#CyberFLASH: The summer of cyber attacks

Apple Hosts Event At Company's Town HallTwo things can be said about Ottawa’s summer, so far. One is that it has been wet; the other is that it’s been raining cyber attacks on federal government websites.

The most recent have been nuisance attacks on the website of the Canadian Security Intelligence Service, conducted by a little-known group called Aerith. Nothing sensitive was compromised, we were told. In mid-June, the hacker group Anonymous launched a more widespread denial of service attack (get used to the acronym DOS), as a protest against the passage of the new anti-terrorism powers contained in Bill C-51. Anonymous accompanied the cyber attack with a slick propaganda video on YouTube. The attacks temporarily disrupted the websites for the Senate, CSIS, its sister spy agency, the Communications Security Establishment (or CSE) and the Justice department.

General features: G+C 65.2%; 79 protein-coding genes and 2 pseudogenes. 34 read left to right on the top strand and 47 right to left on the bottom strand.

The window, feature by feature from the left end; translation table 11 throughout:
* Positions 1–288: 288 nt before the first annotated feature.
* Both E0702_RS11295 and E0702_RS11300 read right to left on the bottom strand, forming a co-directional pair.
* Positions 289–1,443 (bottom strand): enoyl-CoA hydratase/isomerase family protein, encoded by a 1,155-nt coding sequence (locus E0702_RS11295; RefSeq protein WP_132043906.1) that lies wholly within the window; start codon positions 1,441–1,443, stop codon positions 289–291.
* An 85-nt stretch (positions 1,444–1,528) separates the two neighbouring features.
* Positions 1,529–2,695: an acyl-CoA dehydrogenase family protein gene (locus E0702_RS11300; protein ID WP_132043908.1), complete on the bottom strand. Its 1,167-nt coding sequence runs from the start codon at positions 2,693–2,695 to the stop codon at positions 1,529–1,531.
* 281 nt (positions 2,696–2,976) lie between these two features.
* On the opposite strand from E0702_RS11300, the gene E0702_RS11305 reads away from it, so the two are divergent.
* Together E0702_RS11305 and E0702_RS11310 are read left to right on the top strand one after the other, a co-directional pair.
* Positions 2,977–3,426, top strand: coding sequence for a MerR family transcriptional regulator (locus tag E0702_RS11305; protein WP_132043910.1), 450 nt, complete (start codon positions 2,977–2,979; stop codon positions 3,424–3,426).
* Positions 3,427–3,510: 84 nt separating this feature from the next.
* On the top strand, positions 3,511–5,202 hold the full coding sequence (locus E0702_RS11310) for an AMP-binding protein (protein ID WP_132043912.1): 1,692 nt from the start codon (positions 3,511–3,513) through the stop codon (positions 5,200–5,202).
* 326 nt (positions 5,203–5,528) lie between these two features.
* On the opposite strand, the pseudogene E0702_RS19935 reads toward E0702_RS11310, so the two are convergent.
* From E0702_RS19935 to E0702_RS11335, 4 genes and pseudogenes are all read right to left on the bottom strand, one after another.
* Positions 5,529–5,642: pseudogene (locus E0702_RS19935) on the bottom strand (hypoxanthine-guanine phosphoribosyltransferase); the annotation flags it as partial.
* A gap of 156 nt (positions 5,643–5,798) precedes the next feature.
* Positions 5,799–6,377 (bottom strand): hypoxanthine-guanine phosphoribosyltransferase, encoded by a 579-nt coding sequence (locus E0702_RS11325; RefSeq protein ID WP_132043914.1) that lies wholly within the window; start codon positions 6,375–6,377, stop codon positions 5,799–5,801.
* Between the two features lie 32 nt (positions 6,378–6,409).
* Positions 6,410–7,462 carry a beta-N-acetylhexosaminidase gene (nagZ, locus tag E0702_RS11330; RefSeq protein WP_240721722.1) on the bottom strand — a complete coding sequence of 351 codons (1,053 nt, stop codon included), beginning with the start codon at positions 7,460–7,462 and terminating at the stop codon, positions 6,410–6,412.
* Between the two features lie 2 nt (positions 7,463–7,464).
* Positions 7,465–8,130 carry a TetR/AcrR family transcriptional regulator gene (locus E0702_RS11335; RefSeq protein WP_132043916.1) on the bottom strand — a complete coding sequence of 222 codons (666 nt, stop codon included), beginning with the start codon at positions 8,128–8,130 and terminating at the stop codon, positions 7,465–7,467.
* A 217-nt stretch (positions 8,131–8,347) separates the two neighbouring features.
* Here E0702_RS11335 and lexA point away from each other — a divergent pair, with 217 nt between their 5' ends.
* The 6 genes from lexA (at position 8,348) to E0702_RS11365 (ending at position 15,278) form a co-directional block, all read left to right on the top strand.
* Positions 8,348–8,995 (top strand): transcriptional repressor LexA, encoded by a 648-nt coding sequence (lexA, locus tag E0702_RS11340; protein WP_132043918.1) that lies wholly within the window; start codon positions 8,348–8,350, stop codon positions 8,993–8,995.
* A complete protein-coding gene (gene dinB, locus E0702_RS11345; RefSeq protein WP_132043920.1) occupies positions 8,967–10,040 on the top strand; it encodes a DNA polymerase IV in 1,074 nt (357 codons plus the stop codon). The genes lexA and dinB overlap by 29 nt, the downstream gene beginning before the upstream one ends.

A rain of cyber attacks, especially the relatively easy to mount denial of service attacks, may not be anything new, but the temptations of their use for purposes of political protest, which is likely on the rise, and the on-going vulnerability of federal systems, suggests that not all is well with Canada’s cyber security.

The Government’s original cyber security strategy was launched in 2010. It proclaimed three strategic pillars — securing government systems; working cooperatively with other governments at the provincial and territorial level and with the private sector, and helping individual Canadians to be secure online. Five years later it is not clear that any of these pillars are delivering on their promise.

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